EMC, Cisco Systems and Nortel Networks and storage start-ups SAN Valley and 3ware demonstrated at NetWorld+Interop 2000 in Atlanta last week technologies for routing and switching storage data over Gigabit Ethernet and optical networks for replication, backup and disaster recovery.
With these technologies, users can less expensively join remote storage-area networks (SANs) and send data over IP-based networks to back up networks, replicate data for increased availability and protect systems from downtime.
"By being able to tie SAN islands together and send storage data over IP, users start to approach the global network they thought they were getting when they implemented SANs," says Steve Duplessie, an analyst with Enterprise Storage Group in the US.
IP storage start-up SAN Valley will show the SL1000 Gateway, a 1 7/8in- high rack-mountable device with redundant power and cooling. It uses technology that encapsulates Fibre Channel data in Gigabit Ethernet packets for transport from one remote SAN to another.
In a typical configuration, the SAN connects to an SL1000 Gateway via a Fibre Channel switch where it is shunted across the IP-based network to a SAN on the other side. SAN Valley's SL1000 Gateway will conform to the Fibre Channel over IP standard when the American National Standards Institute ratifies it next year, the company claims.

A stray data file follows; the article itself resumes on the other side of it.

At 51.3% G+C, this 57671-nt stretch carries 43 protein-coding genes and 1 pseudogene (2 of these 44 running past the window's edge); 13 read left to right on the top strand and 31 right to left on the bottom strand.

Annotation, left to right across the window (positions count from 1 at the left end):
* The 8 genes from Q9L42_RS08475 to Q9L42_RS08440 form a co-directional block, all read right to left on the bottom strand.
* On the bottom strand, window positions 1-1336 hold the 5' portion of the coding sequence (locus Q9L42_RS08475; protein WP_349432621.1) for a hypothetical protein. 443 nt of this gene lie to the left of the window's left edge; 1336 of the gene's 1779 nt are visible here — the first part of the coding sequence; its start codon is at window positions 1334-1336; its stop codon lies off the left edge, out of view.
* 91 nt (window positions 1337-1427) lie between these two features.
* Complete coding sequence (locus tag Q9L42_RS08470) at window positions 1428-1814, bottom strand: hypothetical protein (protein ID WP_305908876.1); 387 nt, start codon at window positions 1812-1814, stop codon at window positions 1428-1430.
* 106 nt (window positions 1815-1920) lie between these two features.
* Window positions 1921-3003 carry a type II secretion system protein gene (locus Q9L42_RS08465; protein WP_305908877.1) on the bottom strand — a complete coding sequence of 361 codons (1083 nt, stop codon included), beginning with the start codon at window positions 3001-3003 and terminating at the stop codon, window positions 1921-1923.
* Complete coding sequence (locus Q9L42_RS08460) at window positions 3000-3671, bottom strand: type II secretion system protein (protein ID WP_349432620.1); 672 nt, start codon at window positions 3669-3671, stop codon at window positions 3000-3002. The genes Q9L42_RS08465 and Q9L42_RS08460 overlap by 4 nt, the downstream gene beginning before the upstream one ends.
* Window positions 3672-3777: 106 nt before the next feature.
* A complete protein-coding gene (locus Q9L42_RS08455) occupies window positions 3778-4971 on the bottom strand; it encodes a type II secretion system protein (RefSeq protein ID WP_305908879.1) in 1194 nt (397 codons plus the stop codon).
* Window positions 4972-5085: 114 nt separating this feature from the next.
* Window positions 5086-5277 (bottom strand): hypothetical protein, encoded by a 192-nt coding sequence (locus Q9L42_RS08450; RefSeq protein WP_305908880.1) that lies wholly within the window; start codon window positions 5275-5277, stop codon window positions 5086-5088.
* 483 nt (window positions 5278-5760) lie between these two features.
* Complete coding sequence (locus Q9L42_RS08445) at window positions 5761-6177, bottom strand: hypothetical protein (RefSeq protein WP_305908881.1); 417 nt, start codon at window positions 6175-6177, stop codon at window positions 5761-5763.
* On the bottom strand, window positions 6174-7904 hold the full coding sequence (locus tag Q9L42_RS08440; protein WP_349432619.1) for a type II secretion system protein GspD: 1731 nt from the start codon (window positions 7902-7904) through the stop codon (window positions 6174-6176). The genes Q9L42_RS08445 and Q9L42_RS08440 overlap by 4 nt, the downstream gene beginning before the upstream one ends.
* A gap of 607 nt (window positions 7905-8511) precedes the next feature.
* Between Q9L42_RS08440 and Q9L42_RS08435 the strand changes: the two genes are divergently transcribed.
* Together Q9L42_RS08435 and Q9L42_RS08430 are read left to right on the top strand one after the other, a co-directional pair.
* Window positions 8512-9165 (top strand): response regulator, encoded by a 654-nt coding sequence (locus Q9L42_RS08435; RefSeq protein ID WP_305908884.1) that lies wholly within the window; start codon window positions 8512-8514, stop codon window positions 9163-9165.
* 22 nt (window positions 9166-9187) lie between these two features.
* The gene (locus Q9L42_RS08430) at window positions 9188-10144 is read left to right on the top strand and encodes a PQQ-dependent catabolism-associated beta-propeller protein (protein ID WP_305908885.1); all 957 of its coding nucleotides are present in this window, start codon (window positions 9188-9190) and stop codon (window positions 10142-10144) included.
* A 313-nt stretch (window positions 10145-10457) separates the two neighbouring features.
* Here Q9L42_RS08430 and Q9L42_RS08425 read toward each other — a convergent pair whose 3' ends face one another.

Another technology, iSCSI, which will be finalised by the end of next year, has been adopted by 3ware.
The technology uses iSCSI to transport block storage over Gigabit Ethernet to 3ware Network Storage Units (NSU). The NSUs will also be adapted to transport Fibre Channel data over Gigabit Ethernet. The proposed iSCSI standard is sponsored by Cisco and IBM, and has been submitted to the Internet Engineering Task Force.
In a 3ware configuration, an NSU connects to the Gigabit Ethernet network using a nonblocking packet-switching technology. Each data block transferred from the host computer has equal access to storage. 3ware's NSU will be upgradable to the iSCSI specification when it is available. Each NSU contains up to 600Gbytes of storage. The NSU also has hot-swappable disk and power supplies.
EMC will also show Fibre Channel data being quickly transported long distances between SANs over IP.
The company's package consists of EMC Symmetrix storage arrays, a Connectrix switch, replication software and a Cisco Metro 1500 or Nortel Networks OPTera Metro dense wave division multiplexing (DWDM) router.
SAN Valley: www.sanvalley. com; 3ware: www.3ware.com; EMC: www.emc.com; Cisco: www.cisco.com; Nortel: www. nortel.com.
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